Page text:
Categories: NoSQL Tags:

Top 10 Reasons why you should use NoSQL over Relational databases

December 19th, 2012 No comments

The latest development currently in the market for developers is the NOSQL database but this does not mean that one should not use the other methods to access the data. You have the chance to start investing in the database that you need but some developers are finding it effective to move from the relational database and start choosing the NPSQL method. Some of the reasons include

  1. Elastic scaling- tone does not need to keep on investing in the bigger servers, when they want to increase the information, which is common with relational system. You only need to scale out, which means that you source the database, accessing several hosts, when there is increase of data. This means that you can handle volumes of data in a short memory space, and this saves on the costs of installing new hardware servers and memory space, which is hard for one to get the optimum results.
  2. Handel big data- the NOSQL database makes it easier for one to handle big data, which means that it can handle the revolution of data and this is suitable for people who have numerous data to handle, and this makes it easier for them to store, update, change, and retrieve without blocking the system from basic operations.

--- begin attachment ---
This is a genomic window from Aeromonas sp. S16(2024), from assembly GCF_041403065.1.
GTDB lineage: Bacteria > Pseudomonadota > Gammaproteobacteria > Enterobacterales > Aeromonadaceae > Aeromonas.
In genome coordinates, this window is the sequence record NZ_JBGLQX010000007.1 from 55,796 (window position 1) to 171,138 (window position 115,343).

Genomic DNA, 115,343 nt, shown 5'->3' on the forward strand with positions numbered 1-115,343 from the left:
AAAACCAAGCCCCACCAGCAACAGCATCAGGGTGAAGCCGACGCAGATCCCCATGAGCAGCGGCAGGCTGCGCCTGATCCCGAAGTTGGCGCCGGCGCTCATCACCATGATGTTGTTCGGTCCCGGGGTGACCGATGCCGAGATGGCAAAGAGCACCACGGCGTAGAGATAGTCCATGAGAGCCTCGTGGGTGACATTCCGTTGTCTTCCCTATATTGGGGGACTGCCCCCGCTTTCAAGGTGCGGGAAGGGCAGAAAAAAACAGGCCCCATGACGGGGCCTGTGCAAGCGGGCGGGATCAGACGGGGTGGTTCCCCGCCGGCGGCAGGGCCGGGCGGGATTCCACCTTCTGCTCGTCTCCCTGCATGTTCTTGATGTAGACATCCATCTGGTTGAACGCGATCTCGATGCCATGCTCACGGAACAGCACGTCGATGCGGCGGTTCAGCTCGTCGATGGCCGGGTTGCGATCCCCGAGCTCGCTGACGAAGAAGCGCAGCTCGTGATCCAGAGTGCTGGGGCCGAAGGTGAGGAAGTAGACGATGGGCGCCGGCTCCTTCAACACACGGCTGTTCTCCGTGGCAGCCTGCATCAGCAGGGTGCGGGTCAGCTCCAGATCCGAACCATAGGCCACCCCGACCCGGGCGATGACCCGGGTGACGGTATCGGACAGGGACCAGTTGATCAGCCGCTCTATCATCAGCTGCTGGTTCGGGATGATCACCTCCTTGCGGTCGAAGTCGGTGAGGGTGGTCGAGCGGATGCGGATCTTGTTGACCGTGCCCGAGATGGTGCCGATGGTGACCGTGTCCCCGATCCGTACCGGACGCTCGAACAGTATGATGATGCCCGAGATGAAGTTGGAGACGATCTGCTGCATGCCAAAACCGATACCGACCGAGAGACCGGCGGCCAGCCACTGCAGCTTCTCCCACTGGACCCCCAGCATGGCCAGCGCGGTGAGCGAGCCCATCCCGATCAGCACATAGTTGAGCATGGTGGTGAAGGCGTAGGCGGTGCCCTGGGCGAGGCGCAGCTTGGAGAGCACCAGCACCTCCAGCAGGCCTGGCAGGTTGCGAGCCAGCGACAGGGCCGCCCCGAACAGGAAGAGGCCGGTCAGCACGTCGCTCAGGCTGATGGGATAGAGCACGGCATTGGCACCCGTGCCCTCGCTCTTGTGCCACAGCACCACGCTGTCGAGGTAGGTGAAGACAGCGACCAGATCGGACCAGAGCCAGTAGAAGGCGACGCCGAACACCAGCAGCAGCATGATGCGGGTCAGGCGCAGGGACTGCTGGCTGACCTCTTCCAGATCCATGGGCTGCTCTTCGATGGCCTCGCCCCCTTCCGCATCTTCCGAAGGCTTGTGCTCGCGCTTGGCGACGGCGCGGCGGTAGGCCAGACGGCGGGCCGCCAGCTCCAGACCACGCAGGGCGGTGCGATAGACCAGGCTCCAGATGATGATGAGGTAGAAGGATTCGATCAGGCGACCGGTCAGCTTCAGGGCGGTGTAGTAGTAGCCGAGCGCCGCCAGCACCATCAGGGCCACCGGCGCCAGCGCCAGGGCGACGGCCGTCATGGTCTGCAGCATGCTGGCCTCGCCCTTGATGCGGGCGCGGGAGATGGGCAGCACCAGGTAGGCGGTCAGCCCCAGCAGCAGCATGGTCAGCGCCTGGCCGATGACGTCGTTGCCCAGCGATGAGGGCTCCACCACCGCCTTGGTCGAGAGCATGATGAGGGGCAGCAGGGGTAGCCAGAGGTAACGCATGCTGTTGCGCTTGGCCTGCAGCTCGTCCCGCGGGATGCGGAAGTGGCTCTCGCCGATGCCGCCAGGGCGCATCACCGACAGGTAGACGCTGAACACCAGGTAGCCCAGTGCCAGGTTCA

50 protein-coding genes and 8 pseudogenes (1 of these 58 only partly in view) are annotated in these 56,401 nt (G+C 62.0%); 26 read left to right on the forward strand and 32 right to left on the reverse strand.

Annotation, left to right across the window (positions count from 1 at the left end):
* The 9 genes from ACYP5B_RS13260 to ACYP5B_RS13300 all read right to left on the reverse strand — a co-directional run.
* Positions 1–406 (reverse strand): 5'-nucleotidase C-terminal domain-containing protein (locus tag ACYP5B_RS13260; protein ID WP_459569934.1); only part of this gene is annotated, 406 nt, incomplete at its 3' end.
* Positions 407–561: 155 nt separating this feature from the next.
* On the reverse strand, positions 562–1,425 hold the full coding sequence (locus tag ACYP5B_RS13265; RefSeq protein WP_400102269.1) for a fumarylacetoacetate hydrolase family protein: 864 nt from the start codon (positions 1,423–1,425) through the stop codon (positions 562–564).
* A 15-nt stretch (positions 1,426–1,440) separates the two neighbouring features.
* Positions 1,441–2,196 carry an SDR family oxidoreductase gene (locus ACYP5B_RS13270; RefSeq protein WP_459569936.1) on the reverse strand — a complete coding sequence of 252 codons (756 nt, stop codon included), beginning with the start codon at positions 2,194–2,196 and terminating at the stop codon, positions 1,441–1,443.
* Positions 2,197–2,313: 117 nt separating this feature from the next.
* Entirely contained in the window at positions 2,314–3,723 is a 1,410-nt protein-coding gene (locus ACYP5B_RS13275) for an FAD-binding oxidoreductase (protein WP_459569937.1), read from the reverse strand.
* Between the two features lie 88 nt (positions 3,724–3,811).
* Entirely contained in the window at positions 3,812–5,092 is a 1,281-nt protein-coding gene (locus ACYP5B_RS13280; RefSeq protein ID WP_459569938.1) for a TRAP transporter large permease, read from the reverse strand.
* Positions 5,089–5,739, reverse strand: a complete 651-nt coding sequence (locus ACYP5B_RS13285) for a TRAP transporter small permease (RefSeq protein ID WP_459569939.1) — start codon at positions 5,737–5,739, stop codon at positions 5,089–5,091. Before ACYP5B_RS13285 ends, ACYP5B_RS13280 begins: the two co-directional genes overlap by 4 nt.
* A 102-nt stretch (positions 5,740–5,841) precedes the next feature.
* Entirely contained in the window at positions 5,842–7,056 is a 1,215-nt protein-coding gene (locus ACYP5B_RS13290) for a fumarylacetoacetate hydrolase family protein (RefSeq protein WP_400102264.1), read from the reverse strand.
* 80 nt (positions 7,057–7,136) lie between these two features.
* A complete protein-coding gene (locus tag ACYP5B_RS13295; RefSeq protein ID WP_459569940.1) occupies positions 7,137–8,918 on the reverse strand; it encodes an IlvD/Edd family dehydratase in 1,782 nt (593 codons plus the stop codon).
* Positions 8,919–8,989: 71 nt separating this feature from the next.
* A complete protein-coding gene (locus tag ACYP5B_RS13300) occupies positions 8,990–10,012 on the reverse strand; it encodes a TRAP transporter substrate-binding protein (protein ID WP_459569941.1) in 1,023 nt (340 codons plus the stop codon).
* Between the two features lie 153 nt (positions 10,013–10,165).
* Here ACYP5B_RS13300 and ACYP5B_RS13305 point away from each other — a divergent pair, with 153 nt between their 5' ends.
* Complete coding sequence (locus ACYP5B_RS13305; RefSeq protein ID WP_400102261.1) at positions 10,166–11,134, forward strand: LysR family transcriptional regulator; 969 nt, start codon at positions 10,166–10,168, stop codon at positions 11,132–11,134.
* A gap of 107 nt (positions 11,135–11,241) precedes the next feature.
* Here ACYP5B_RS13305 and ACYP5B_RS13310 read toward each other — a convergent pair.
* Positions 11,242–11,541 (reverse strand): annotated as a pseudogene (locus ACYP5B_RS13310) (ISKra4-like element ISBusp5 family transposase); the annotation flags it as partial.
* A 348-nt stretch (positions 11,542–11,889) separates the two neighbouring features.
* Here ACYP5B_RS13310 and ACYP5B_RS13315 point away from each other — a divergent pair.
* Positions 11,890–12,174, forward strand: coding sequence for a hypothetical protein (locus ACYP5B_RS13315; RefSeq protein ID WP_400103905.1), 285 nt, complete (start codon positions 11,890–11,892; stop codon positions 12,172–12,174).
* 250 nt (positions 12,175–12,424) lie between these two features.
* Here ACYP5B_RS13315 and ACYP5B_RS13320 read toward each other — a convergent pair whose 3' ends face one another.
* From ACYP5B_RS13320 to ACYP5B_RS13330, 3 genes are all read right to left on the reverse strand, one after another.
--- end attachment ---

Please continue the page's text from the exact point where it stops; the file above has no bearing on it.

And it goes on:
3. Less repairs and monitoring- most of the companies do not want o incur extra costs when dealing with the databases. With SQL, one needs to keep on monitoring the system virtual data distribution and repairs. This also involves updating the servers and the memory space, placing it at result of losing details when not stored in the correct manner. With NOSQL, the system has automatic monitoring methods, which allows the user to apply the command settings in the best way they want to monitor and handle the system.
  4. Cost effective- NOSQL database makes it easier for one to have the economic sense of not investing in multiple servers and upgrades of the mathematical programming language. With different severs to use with the relational method, users are at risk when they do not backup data when updating and this means one should have multiple servers for the upgrading sessions to avoid losing information.